- Going into solo practice (general surgeon).
- Paying more than the going rate for an employee.
- Hiring someone with more training than I needed (RN vs. LPN, etc.).
- Devoting myself to seeing patients and trusting the office staff to do the clerical work. They either didn't perform well or stole from me.
- Seeing patients who need help but do not believe that they need to pay their bills. [Good luck with this emergency docs!]
- Starting a practice in a neighborhood going downhill.
- Joining practices out of residency where the senior partners were excellent physicians but couldn't manage a lemonade stand.
- Not watching over my billing company.
- Not managing the assets receivable when I closed my practice.
- Lost over $250,000 when Medical Manager billing system went belly up, bought out by Web MD, and did not take care of smaller practices. . . billing went into cyberspace for six months. . .we were able to paper-bill for most of it, lost my practice, gained a new understanding of the business of medicine.
- Bringing in partners. . . I would do it alone the next time.
- Getting a laser for my office. Cost a fortune—still paying it off, fortune in advertising, increased malpractice about 15%. Most months it is in the red.
- Staying in group practice when I should have gone solo years earlier.
- Starting a single practice. Between the employee problems and expense probably was never financially worth it.
- Joining a practice management group.
- Staying in one of those 90s “Group Without Walls” deals that cost me a years income for two years participation.
- Allowing settlement of a malpractice claim that should have been defended. Made getting affordable PLI very difficult for several years.
This was one of the most enlightening parts of writing this post. It's relatively easy to read a few good personal finance and investing books to avoid most of the problems listed previously. But practice management is something that doctors generally just learn as they go, making all the same mistakes over and over again. If you're going to run your own practice, you must realize that you need to spend a certain part of your working time, and education time, on running a profitable practice.
#8 Contract Issues
- Joined the wrong practice.
- Accepting a position in a group of dishonest, deceitful physicians that most likely carry a DSM IV diagnosis.
- Not having my contract reviewed by an appropriate attorney.
- Not reviewing employment contract.
- Signing a non-compete agreement with 100-mile barrier.
- Not getting a partnership promise in writing.
- I trusted doctors and started my practice without income guarantee based on promises by PCPs in the area (an endocrinologist).
- Signing a contract with United Healthcare.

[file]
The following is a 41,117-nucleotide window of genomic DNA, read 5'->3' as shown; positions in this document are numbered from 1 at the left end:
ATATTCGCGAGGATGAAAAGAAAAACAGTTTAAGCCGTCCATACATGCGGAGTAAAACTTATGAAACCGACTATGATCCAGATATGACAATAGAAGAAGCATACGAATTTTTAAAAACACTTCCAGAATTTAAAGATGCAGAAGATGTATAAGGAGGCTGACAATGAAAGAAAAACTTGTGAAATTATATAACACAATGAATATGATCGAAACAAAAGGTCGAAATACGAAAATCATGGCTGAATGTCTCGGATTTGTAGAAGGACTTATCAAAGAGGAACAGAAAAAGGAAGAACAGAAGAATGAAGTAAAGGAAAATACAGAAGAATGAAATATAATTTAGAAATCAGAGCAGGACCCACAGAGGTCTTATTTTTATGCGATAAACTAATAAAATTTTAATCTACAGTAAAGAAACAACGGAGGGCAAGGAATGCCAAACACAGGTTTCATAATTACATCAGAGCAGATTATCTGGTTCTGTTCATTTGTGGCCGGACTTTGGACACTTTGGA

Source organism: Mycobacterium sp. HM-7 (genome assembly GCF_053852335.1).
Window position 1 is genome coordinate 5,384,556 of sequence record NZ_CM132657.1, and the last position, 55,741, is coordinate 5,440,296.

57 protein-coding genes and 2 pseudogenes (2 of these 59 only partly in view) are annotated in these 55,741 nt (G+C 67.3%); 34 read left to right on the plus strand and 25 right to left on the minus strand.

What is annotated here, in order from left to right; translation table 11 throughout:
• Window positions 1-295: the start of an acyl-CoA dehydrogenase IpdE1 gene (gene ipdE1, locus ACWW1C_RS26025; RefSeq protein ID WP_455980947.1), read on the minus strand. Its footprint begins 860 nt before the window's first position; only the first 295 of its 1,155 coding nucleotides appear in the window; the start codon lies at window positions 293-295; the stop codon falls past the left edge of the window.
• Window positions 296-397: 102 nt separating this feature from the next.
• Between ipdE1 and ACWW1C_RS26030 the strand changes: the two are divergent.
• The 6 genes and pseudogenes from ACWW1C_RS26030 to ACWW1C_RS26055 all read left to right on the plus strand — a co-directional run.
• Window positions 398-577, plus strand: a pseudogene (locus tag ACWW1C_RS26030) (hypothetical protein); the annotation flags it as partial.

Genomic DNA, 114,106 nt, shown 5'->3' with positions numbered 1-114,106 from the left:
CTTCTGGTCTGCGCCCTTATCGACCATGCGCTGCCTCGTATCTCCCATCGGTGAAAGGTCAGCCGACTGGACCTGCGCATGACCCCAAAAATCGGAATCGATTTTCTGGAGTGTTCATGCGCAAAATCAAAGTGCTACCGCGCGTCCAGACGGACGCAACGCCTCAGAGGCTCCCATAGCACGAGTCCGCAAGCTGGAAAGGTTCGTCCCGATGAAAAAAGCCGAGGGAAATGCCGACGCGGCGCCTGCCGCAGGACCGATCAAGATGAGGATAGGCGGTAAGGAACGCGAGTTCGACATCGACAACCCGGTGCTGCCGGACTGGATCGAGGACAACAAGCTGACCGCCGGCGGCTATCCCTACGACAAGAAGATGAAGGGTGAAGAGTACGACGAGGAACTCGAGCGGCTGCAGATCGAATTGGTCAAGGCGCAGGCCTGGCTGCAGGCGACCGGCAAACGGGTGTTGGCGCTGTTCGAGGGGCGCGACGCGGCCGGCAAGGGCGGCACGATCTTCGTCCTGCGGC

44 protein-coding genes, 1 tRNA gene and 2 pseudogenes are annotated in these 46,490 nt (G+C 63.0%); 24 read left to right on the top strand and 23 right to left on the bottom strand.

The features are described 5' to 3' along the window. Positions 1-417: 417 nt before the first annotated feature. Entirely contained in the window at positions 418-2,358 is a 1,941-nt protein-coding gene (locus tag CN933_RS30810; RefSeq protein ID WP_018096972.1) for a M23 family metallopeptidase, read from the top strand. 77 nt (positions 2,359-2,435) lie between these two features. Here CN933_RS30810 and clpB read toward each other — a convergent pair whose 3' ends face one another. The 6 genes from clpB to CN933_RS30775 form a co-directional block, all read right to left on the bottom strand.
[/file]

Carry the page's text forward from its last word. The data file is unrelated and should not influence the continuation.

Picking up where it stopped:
- Trusting that employed physicians will show up for work and do their job on a salary.
- Building a new office with four partners and not making sure everyone was individually liable for their part of the upfit and loans. After one split, two divorced, and we closed the practice, I got us all out for $100K of “stupid tax” each.
Read your contracts and have them reviewed by an appropriate attorney. Don't make the mistake of thinking they are set in stone. They aren't. Make sure all verbal promises are in the contract.
#9 Real Estate Issues
- Buying two houses at the market high with plans to renovate them, flipping one and living in the other.
- Buying a house right out of residency.
- Owning two houses at once.
- Buying and selling houses at the wrong time.
- Bought first house with first job (rather than renting).
- Not taking the first offer on a house.
- Falling in love with a house cost me $200K.
- Bought high, sold low on a house.
- Used builder's appliances instead of getting my own.
- Underestimating repair costs on rental properties.
- Not doing due diligence on real estate purchases.
- Buying into a hot real estate market.
- Built a house in residency.
- Buying a house too late.
- Buying a house too soon.
- Buying the biggest house I could afford.
- Buying too much house at the peak of the bubble.
- Refinancing house in 2008 just as market took nose dive.
- Not listening to my wife when we could have bought two acres of land on Nantucket in the late 90's for $250K.
- Remortgaging my house at the age of 59 to pay for renovations that cost more than I ever dreamed of.
I was surprised how many errors were listed that were related to real estate. Some are simply a matter of having to live through the real estate crash as a homeowner. But many are a matter of buying a home at the wrong time in your personal or professional life. I have found quite a bit of ignorance among physicians on topics related to real estate. Since your home is the biggest purchase you'll ever make, it pays to spend some time learning how to get a good deal on the home and the mortgage to pay for it. If you get into real estate investing, realize that you're playing in an inefficient market against some real professionals. If you're not sure who the sucker at the table is, it's you.
- Taking out too many student loans.
- Taking too long to pay off student loans.
- Lending money to in-laws who just declared bankruptcy.
- Lending money to friends. [$4K from one poster, $100K from another]
- Getting too big of a mortgage.
- Taking out enormous student loans.
- Loaning $10K to my younger brother for investment. It tanked.
- Medical school debt.
- Borrowing money on paid-for house to play stock market with full service commission trades just before the “dot.com” crash, and to buy other single family dwellings with nonpaying renters a year or two before the subprime real estate induced recession.